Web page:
Lighting the Way: Beacon Brightens Up | Community Pages | Hudson Valley | Chronogram Magazine
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Lighting the Way: Beacon Brightens Up 

Last Updated: 08/13/2013 3:52 pm

Less than a mile from the Hudson River, located at the center of a small but bustling town, the Howland Public Library houses photos of historic Beacon. Nestled discreetly among the shelves between Old Dutchess Forever and The Hudson Throughout the Years is an aging, thinly bound book held together only by its laminated covers. It is a souvenir from Beacon’s “Golden Jubilee” celebration held in June 1963, commemorating the city’s official 50 years of existence. At the beginning of the book is a letter written by the mayor of Beacon at the time, Stanley Odell.

“During the past 50 years, Beacon has progressed slowly, but steadily,” Odell writes. “With continued faith in our community and the splendid cooperation of the citizens, it may well be that 50 years hence, at the time of our centennial, Beacon will be the metropolis of the Mid-Hudson Valley.”

Although Odell’s prediction may not be entirely true just yet, Beacon is anything but faded. It is, however, vastly different from what it once was.

Beacon was named for the lighting posts used as beacons on the mountain that shadows the town, which warned American soldiers of British troop movements along the Hudson River during the Revolutionary War. Beacon has numerous historic sites from that era, including the Madam Brett Homestead (the oldest building in Dutchess County), said to have provided a respite for George Washington during his time spent planning for battles in the Hudson Valley.

Decades before Beacon incorporated as a city in 1913, after the villages of Matteawan and Fishkill Landing merged, the neighboring villages had collaborated on an effort to bring investors and newcomers to the area. In 1898, banks and hotels sprang up along what is now Main Street, preparing for an explosion of business in the years to come. In 1902, an incline railroad on Mount Beacon afforded passengers photo opportunities that rivaled the hills of San Francisco. Trolley cars transported visitors from the east end of Main Street to a casino located next to a powerhouse atop the mountain. From the late 1800s into 1930, impressive factories flanked Fishkill Creek and towered over the small water source, making the town a major headquarters for hat making and milk deliveries. During the 19th century, Beacon was known as the Hat Making Capital of the US, with 50 hat factories in operation at one point.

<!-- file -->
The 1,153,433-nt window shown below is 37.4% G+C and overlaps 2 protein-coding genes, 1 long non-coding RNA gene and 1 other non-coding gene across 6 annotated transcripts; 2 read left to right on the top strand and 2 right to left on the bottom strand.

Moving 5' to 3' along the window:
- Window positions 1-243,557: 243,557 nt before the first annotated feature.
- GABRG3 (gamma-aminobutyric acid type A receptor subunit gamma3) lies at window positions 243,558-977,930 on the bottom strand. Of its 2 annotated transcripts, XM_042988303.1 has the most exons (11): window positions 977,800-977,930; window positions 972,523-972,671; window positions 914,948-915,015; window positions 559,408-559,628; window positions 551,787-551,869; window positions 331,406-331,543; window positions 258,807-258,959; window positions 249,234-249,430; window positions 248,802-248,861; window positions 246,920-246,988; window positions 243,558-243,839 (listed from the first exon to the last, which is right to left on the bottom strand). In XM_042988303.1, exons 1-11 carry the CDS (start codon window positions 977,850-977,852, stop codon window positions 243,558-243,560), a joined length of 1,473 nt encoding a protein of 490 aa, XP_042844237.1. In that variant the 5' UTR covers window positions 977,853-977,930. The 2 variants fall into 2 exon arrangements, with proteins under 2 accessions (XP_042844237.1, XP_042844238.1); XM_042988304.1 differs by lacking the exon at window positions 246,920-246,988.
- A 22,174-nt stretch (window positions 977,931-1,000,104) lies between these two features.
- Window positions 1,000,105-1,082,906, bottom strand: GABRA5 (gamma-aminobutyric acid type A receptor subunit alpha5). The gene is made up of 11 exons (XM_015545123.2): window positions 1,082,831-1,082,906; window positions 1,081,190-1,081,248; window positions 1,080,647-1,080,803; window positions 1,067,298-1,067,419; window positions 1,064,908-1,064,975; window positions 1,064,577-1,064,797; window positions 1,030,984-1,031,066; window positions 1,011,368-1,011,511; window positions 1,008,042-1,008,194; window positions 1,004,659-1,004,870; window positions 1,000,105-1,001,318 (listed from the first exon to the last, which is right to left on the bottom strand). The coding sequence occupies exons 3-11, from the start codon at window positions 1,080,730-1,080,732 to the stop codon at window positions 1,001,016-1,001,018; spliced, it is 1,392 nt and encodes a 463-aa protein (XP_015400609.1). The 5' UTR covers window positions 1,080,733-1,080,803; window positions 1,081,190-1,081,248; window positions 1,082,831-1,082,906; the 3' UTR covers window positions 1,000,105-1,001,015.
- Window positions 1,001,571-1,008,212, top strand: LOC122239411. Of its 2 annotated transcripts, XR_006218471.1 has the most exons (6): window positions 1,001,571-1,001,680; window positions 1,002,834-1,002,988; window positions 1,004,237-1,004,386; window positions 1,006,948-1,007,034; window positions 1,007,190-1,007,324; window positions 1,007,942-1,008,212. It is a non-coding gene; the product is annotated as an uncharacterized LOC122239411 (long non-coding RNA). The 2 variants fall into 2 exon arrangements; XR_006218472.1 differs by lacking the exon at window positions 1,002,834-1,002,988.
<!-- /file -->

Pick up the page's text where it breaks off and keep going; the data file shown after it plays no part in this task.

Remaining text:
When the Great Depression hit, Beacon was not immune to its blows. But the town rolled with the punches, so to speak, surviving the Depression only to witness the closing down of its factories in the 1970s. The construction of shopping malls on the Route 9 corridor north of the city contributed further to Beacon’s economic malaise. What followed was a downward spiral that could be seen most detrimentally in its Main Street district.

Ron Iarossi, president of the Beacon Business Association, paints a vivid picture of the city he discovered more than 15 years ago, one that appeared bleak and scary, at least from its storefronts.

“There were a lot of things that needed improvement,” says Iarossi. “The buildings needed improvement. There were a lot of boarded-up buildings, burnt-out buildings, the whole street was pretty shabby. Once all the factories had closed, they lost lots of jobs here, a lot of people moved away. It became a poor town.”

Small-Town Phoenix
But Beacon has proven to be a small-town phoenix, laying down the framework for innovative new business on the ashes of its past. The opening of the Dia:Beacon in 2003 has been credited with putting Beacon back on the map. One of the world’s largest contemporary art musuem’s, the nearly 300,000- square-foot renovated Nabisco box-printing factory on the Hudson River houses masterpieces from the permanent collection of the Dia Art Foundation, like Richard Serra’s Torqued Ellipse series. Museum visitors flood the nearby Metro-North platform on weekends, and many now come to Beacon for Second Saturday, a full range of art events scheduled on the second Saturday of the month that center on the Dia experience. Attendees can walk up Main Street for gallery openings, studio exhibitions, and antique shop sales. But it isn’t just visitors that have benefited from Beacon’s resurgence. Locals frequent their favorite lunch spots like HomeSpun Foods and have exotic cuisine dinner dates at Sukhothai and Isamu. Local and organic fare are available at many eateries, with the west end of Main Street serving upscale burgers and fries at Poppy’s, gourmet ice cream sandwiches at Zora Dora’s, and traditional Polish dishes with a creative twist at Marlena’s Kitchen.